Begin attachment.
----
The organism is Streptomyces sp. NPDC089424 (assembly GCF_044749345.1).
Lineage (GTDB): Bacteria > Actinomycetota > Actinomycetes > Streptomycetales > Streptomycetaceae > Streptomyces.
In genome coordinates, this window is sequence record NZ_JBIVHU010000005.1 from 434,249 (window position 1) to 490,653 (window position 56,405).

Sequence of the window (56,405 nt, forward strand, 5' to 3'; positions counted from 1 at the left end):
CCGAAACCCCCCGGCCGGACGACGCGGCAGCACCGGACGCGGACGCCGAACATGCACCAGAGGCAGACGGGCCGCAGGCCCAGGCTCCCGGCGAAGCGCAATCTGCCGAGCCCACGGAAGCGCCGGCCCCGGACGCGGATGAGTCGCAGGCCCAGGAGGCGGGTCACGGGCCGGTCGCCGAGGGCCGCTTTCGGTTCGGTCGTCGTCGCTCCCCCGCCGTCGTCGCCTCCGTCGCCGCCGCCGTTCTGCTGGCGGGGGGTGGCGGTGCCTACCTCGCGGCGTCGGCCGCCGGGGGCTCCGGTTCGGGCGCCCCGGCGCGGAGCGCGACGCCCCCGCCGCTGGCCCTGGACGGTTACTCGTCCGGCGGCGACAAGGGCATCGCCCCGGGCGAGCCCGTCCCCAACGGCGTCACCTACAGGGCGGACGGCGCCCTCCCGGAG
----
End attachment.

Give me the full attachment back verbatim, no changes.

The organism is Streptomyces sp. NPDC089424 (assembly GCF_044749345.1).
Lineage (GTDB): Bacteria > Actinomycetota > Actinomycetes > Streptomycetales > Streptomycetaceae > Streptomyces.
In genome coordinates, this window is sequence record NZ_JBIVHU010000005.1 from 434,249 (window position 1) to 490,653 (window position 56,405).

Sequence of the window (56,405 nt, forward strand, 5' to 3'; positions counted from 1 at the left end):
CCGAAACCCCCCGGCCGGACGACGCGGCAGCACCGGACGCGGACGCCGAACATGCACCAGAGGCAGACGGGCCGCAGGCCCAGGCTCCCGGCGAAGCGCAATCTGCCGAGCCCACGGAAGCGCCGGCCCCGGACGCGGATGAGTCGCAGGCCCAGGAGGCGGGTCACGGGCCGGTCGCCGAGGGCCGCTTTCGGTTCGGTCGTCGTCGCTCCCCCGCCGTCGTCGCCTCCGTCGCCGCCGCCGTTCTGCTGGCGGGGGGTGGCGGTGCCTACCTCGCGGCGTCGGCCGCCGGGGGCTCCGGTTCGGGCGCCCCGGCGCGGAGCGCGACGCCCCCGCCGCTGGCCCTGGACGGTTACTCGTCCGGCGGCGACAAGGGCATCGCCCCGGGCGAGCCCGTCCCCAACGGCGTCACCTACAGGGCGGACGGCGCCCTCCCGGAG